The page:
In accordance to the FTC guidelines, I must state that I make no monetary gains from my reviews or endorsements here on Confessions of a Literary Persuasion. All books I review are either borrowed, purchased by me, given as a gift, won, or received in exchange for my honest review of the book in question.
27 July, 2007
Read and Reviewed for armchair interviews and submitted to the Hidden Treasures summer reading contest.
Flight 4 is the fourth book in the flight series. These books are anthologies of stories told through the use of comic format. Each of these collections showcase young, innovative artists, with the intent to create stories that are fun to read for both the seasoned fan of comics, and those readers new to the format.
Flight 4 continues this tradition. Out of the series, the stories in this anthology really make the reader think about their story lines, and are quite introspective. The stories included cover a wide range of subjects. The book contains twenty-five stories by twenty-six talented artists and storytellers. The book is a collection of short stories that are varied in multiple styles and tones from each other.
A few of my personal favorites from this Flight collection are: Food from the Sea by Amy Kim Ganter, The Window Makers by Kazu Kibuishi, Dinosaur Egg by Raina. Each of these stories plays with the ideas of the power of imagination, the joy of finding your own strengths and weaknesses, and the fun of discovering new things and ideas. I’ve been a fan of the Flight collections since reading Flight Volume 3. I’m most impressed with this current collection and look forward to future flight collections.
Because, as the folks over at Flight Comics believe, reading comics should be fun, Flight 4 is defiantly a fun and thought provoking comic collection.
The artists who contributed stories to the book are: JP Ahonen, Graham Annable, Neil Babra, Bannister, Vera Brosgol, Scott Campbell, Pascal Campion, Joel Carroll, Cleo Chiang. Phil Craven, Ryan Estrada, Michel Gagné, Amy Kim Garter, Thomas Herpich, Azad Injejikian, Kazu Kibuishi, Jon Klassan, Sarah Mensinga, Fabio Moon, Ovi Nedelcu, Andrea Offermann, Lark Pien, Dave Roman, Israel Sanchez, Raina Telgemeir, and Joey Weiser.
Publisher: Villard Books
Publishing date: July 2007
Web Site: http://www.flightcomics.com/
16 July, 2007
Read and reviewed for Front street Reviews, and as part of the Hidden Treasures contest.
Sigourney Phillips’ life has taken a turn for the worst. Her husband has left her for a younger woman. Her fifteen year old daughter, Debbie is acting up and siding with her father on everything related to the divorce proceedings. Sigourney finds herself retreating into her research and teaching, and becoming more and more unable to comprehend the depth of the anger and feelings of losing everything important that are becoming a firm part of her every day life.
Then, she receives a phone call that changes her life. Her close friend Martha has passed away and willed Sigourney an ancient manuscript and a diary belonging to Martha’s great grandmother Anne Hopkins. The diary tells the tale of Anne’s travels into Tibet in 1899. Her journey takes place five years before the first recorded contact with Tibet by Englishman Colonel Younghusband in 1904. In a letter that Sigourney finds enclosed with the diary, Martha tells her friend how Anne saved the manuscript during her travels. The manuscript is a very valuable one, which was written during the time that Buddhism was being established in Tibet that sets down the teachings of Buddha. Anne received it from a monk in Llasa, who entreated her to take it with her, out of the country before the Chinese could destroy the holy relic. Martha’s letter further explains that Anne’s spirit has contacted her, and that Sigourney must secretly smuggle the manuscript back into Tibet and return it to the monastery it originally came from.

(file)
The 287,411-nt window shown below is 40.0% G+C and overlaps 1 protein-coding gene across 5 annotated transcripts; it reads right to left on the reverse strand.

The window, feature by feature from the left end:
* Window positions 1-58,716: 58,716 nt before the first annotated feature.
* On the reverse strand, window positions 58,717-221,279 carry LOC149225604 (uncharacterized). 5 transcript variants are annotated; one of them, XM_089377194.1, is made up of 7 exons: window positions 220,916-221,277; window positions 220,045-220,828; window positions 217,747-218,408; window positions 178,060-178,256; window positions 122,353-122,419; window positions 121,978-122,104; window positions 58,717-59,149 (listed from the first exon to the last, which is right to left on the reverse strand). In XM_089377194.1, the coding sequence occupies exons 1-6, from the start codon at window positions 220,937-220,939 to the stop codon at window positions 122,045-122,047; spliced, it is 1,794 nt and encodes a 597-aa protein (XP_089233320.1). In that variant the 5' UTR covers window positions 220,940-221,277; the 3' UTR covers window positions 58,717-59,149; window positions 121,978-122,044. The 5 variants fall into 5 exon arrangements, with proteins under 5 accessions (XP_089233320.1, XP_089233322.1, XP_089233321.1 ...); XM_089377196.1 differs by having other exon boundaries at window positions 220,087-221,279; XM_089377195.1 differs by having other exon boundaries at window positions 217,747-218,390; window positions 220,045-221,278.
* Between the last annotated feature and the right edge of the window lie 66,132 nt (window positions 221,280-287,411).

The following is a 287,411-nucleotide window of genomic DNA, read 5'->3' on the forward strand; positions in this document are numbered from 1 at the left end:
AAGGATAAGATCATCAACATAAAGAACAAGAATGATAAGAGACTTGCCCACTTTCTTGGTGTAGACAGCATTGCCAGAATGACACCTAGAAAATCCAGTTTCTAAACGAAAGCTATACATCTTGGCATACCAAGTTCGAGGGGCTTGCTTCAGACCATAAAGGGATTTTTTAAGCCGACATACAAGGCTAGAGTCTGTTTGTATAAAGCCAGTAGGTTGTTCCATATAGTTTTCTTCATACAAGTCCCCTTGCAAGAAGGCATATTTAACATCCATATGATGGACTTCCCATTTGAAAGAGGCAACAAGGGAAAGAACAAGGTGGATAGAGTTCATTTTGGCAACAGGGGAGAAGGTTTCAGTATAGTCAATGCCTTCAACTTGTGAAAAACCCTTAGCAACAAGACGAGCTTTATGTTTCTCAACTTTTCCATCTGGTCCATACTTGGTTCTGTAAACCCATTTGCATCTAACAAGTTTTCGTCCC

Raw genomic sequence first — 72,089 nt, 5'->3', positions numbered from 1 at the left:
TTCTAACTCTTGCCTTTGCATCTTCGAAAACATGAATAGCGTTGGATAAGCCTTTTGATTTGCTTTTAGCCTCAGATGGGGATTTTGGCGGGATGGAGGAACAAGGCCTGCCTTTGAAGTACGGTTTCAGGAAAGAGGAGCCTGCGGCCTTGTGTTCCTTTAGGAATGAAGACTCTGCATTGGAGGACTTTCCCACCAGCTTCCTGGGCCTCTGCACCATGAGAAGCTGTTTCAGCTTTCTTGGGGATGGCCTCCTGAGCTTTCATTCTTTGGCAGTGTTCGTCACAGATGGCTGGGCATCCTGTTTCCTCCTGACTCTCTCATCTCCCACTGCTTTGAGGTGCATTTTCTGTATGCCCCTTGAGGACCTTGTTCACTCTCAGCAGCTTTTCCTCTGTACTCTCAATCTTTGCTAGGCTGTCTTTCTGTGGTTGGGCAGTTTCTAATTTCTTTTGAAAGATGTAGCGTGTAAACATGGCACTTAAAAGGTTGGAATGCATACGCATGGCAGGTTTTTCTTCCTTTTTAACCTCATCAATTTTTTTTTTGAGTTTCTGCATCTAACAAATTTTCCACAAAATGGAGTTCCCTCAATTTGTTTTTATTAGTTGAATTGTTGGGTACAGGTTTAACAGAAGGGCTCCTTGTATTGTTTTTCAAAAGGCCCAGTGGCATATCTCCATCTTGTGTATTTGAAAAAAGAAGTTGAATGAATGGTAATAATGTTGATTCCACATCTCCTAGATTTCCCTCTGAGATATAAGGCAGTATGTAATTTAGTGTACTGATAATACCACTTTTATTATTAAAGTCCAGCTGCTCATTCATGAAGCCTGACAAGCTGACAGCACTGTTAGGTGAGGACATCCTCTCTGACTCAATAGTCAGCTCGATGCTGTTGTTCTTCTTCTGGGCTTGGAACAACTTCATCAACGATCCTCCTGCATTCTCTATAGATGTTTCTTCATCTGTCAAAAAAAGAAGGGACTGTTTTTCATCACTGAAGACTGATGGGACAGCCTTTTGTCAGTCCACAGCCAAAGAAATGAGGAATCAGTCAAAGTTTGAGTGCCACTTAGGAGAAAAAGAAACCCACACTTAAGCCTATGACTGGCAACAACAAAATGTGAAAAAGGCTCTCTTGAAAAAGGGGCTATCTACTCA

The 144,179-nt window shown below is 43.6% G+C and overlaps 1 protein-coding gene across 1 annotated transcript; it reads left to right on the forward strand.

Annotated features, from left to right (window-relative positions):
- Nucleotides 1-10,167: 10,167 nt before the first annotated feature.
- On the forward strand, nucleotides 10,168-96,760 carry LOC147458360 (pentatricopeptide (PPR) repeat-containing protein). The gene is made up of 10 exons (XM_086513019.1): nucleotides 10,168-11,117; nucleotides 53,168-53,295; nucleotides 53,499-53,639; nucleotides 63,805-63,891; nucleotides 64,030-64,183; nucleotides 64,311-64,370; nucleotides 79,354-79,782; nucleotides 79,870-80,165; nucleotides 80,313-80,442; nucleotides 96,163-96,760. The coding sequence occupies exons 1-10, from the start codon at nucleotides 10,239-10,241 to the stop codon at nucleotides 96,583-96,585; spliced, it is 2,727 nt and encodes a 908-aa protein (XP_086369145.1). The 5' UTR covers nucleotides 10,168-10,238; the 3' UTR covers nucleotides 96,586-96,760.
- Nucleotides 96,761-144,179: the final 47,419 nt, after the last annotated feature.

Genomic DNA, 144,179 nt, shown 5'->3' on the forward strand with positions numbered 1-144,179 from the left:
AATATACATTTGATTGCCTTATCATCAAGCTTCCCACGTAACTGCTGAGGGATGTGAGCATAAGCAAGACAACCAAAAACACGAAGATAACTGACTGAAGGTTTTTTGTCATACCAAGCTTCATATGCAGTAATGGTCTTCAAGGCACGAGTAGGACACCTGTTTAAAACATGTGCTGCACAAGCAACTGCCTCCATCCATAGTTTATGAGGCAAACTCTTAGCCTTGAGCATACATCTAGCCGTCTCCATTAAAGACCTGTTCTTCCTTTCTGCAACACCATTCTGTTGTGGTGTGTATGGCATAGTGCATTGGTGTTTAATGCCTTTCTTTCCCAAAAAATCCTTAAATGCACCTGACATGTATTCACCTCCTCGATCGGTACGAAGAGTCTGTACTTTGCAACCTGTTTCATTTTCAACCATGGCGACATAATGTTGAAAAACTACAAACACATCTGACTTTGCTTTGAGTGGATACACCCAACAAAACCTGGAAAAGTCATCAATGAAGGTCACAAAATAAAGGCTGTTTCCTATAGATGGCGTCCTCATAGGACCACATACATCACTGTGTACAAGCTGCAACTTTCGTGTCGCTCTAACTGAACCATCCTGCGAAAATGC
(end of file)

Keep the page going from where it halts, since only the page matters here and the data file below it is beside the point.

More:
In quick succession, Anne finds herself taking a leave of absence from the University, leaving Debbie with her father, and flying across the planet to join a tour group traveling into Chinese controlled Tibet. As she gets closer to her destination, Sigourney finds her path becoming more dangerous as the Chinese are alerted to her presence and the fact that she might be bringing religious contraband into the country with her. Sigourney is forced to face many obstacles along the way, and finds herself helped and making friends with the Tibetan people she encounters on her travels. Along her journey Sigourney finds healing for her troubled soul and hope that she will make the monastery, and get out of Tibet and into Bhutan under the Chinese government’s radar.
Gordon Snider has written a story that team with adventure, danger and hope. He strives to show his readers a land that is climatically harsh, but populated with a culture that is friendly, and warm. A people who live their lives steeped in the mysticism and ceremonies of their beliefs. He brings attention to how the Chinese government is trying to subvert the Tibetan’s way of living and turn Tibet into just another part of communist controlled China. The author wrote Sigourney’s quest as a fictional way of trying to record the culture he fell in love with while visiting as a photographer during the 1990’s. This book is a protest to the Chinese control and a testament to the resilience of the Tibetan people.